The area of Anaheim called “Little Arabia” is now official.
Asem Abusir drizzled the crunchy pastry and cheese with simple syrup, then sprinkled crushed pistachios on top.
He served it to three customers who had driven from Los Angeles to his cafe in Anaheim — called Knafeh Cafe after its signature dish from Abusir’s hometown of Nablus on the West Bank — just to eat it.
After decades of advocacy from Arab American business owners and activists, the Anaheim City Council on Tuesday recognized a mile-long stretch of Brookhurst Street, which includes Knafeh Cafe, as “Little Arabia.”
Abusir, who left his job as a computer engineer to open the cafe in 2013, is hopeful that the Little Arabia name will bring more customers and promote cultural exchange.
“Now, with the recognition, more people will find out that Little Arabia exists,” Abusir said. “The future is going to bring the whole community — not just Middle Easterners — together. It’s going to allow for the sharing of the culture of our people.”
Arab American merchants first began populating the area in the 1980s, when it was popularly known as the Gaza Strip — a riff on the nearby Garza Island neighborhoods.
During that time, property owner Ahmad Alam encouraged Arab American residents and merchants to live and work in the area, which he called “Arab Town,” through advertisements in The Arab World Newspaper.
Brookhurst Street, which had been home to many seedy storefronts, gradually transformed.
In the last decade or so, younger Arab Americans have raised Little Arabia’s profile on social media through photos of falafels, shawarma and lamb shanks.
The majority-Latino city does not have a large Arab American population. Community activist Rida Hamida was among those who worked to introduce non-Arabs to the food and culture, spearheading taste tours of Little Arabia.
During the pandemic, businesses on Brookhurst struggled at first, but many have bounced back.
Rashad Al-Dabbagh, a Palestinian Armenian immigrant from Saudi Arabia, moved to Anaheim partly to be closer to Little Arabia.
“It was my home away from home,” said Al-Dabbagh, 41, founder and executive director of the Arab American Civic Council, which pushed for the Little Arabia designation. “As an immigrant, you come to this country, and if you don’t have a community, this is where it’s at.”
Through more than two decades, the Little Arabia name had never come before the City Council. Some previous mayors had argued that Anaheim was too diverse for a section of it to be named after one ethnic group.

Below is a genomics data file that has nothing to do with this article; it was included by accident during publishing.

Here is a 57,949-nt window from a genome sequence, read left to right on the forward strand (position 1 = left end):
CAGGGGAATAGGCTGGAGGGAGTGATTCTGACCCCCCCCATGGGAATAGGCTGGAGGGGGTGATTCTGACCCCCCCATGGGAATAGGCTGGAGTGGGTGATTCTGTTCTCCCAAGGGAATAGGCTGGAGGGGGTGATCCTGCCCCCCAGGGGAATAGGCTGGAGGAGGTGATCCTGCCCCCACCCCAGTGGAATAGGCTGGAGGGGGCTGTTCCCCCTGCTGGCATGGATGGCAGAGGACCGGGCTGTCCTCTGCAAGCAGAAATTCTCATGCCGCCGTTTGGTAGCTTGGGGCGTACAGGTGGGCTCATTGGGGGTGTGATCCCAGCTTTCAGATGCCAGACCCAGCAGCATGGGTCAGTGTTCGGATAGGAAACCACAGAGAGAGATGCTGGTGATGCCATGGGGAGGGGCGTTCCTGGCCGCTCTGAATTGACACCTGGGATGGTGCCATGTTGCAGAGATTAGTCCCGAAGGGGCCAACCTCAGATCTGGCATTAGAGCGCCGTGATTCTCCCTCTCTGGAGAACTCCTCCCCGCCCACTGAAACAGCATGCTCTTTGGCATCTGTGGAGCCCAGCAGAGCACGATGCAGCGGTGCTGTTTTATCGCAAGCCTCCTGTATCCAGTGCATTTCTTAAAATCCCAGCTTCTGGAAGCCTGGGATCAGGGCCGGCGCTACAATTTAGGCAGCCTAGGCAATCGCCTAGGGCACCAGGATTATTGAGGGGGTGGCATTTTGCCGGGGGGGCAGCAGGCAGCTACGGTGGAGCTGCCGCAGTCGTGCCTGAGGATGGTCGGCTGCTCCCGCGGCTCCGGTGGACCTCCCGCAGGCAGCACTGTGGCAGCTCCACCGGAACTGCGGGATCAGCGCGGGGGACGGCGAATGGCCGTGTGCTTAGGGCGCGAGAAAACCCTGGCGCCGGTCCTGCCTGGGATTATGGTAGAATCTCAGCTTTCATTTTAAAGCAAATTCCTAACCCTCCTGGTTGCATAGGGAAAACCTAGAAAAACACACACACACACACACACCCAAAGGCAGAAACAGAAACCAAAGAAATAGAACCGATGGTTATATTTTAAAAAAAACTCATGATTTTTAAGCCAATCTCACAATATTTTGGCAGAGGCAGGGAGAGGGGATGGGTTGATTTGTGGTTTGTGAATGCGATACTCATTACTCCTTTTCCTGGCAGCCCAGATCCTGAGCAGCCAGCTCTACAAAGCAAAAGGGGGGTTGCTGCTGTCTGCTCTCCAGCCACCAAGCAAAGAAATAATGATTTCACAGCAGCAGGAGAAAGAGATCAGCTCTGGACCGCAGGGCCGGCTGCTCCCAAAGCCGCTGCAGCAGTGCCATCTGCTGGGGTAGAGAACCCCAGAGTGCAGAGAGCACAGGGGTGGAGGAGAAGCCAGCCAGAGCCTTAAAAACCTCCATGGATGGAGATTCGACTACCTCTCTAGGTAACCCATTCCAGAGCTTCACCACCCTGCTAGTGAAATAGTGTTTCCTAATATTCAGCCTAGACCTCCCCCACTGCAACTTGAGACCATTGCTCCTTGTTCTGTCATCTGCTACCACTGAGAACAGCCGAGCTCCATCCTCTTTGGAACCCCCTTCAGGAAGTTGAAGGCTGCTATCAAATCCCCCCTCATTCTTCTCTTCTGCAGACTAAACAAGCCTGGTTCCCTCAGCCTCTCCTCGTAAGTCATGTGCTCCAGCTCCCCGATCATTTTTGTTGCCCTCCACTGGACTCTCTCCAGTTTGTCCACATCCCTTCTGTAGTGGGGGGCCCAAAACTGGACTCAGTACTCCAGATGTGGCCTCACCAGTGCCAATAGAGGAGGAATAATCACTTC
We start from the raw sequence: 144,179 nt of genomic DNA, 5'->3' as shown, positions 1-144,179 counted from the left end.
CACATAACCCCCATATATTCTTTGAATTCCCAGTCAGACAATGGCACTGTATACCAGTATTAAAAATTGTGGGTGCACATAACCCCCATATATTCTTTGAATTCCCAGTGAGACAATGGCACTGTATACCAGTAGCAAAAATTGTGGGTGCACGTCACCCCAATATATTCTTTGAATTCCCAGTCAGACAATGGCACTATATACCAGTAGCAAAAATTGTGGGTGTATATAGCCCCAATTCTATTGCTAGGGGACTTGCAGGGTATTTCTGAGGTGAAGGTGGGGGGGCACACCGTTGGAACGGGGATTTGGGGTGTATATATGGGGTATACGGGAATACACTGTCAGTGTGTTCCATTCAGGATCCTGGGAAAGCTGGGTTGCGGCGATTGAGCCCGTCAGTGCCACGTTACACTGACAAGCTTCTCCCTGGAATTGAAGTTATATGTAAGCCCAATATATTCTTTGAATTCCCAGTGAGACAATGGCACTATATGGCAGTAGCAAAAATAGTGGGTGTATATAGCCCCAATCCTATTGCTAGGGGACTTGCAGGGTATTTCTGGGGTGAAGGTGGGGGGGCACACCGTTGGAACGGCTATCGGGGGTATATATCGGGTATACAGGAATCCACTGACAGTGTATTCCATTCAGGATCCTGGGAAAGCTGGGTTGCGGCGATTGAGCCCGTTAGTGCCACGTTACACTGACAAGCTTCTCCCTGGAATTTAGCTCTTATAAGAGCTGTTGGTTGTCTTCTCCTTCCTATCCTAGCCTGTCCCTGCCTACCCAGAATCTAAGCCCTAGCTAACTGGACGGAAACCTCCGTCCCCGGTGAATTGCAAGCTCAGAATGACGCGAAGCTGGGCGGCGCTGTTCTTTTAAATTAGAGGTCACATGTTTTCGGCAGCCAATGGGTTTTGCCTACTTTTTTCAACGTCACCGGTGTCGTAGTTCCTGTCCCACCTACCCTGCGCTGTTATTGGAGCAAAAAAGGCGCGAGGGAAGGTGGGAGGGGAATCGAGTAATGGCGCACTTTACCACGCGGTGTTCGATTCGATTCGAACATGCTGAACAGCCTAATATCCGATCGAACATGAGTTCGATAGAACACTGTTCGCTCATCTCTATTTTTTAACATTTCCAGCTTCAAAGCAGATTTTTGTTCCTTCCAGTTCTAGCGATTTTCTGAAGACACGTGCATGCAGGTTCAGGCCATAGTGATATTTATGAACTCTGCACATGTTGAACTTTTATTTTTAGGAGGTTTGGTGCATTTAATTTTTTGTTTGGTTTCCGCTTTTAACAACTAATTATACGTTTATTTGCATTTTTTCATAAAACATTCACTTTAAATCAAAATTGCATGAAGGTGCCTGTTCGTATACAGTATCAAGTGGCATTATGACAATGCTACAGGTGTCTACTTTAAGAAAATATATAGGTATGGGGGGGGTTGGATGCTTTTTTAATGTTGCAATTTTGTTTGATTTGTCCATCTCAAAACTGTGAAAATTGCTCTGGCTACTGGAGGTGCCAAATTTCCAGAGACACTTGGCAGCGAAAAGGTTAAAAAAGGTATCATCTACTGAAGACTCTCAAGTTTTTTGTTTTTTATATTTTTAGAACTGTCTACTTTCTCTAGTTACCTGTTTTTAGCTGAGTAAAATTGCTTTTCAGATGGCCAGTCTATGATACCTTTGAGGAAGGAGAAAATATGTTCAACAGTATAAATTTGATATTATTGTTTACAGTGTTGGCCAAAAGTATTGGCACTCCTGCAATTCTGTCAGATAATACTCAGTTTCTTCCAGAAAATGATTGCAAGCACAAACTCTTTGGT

A poll conducted in 2021 by the U.S. Immigration Policy Center at UC San Diego in collaboration with the Arab American Civic Council found that 58% of registered Anaheim voters supported designating Little Arabia.
In May, Mayor Harry Sidhu, who opposed the designation, resigned amid a federal corruption probe.
Council members ended Sidhu’s rule that required support from two other colleagues to get an item onto meeting agendas.
Many proposals, including Little Arabia and a study of the Brookhurst Street corridor, soon came before the council.
At Tuesday’s council meeting, Jodie Mosley was one of the few residents who spoke against the Little Arabia designation.
“If you designate another [cultural] community, you will discriminate against the others,” she said. “I believe in diversity. If it’s not inclusive to all cultures, isn’t that the opposite of diversity?”
Councilman John F. Moreno, who put the proposal on the agenda, said the intent was “to be inclusive of that recognition of the substantive value of history, culture and place that Little Arabia has for Anaheim. For our city to say, ‘We see you, we’re going to name you and we’re going to be proud to do this’ is critical.”
Before voting in favor of Little Arabia, council members hashed out its boundaries.
Moreno advocated for a 2.5-mile stretch of Brookhurst Street to be designated between Crescent and Katella avenues. They eventually settled on narrower borders between Broadway and Ball Road.
Cries of celebration echoed throughout the council chambers.
“It took a village to make this happen,” said Amin Nash, a research fellow at the Arab American Civic Council. “It took a lot of hands, a lot of organizations and a lot of sacrifice.”
The organization wants to contact CalTrans about erecting a sign on the 5 Freeway.
With the vote, Little Arabia joins other officially designated ethnic enclaves in Orange County, including Koreatown in Garden Grove and Little Saigon in Westminster and Garden Grove.
Anaheim may be the first city in the U.S. to recognize a district of Arab-owned businesses, according to the Arab American Civic Council.
Pasquale Di Dodo, owner of the popular Cortina’s Italian Market, now finds his restaurant within the official boundaries of Little Arabia.
“We’ve been there before Little Arabia was a thought,” Di Dodo said of Cortina’s, which opened in 1963. “It would have been nice if they had recognized all the businesses from different ethnicities.”
At the same time, some Arab-owned businesses fall outside the new boundaries.
Kareem’s, a Palestinian restaurant established in 1996 by Kareem Hawari’s parents, Mike and Nesrine, is just outside Little Arabia, as is the Altayebat Market, a cornerstone of the area.
Hawari hopes the city-commissioned study of the area can be used to support an expansion of the boundaries.
Mike Hawari, who died in 2012, believed in the idea of Little Arabia and would have been excited to see it happen.
“For the older businesses that started the whole movement to have Little Arabia recognized, this moment is really humbling to see,” Kareem Hawari said.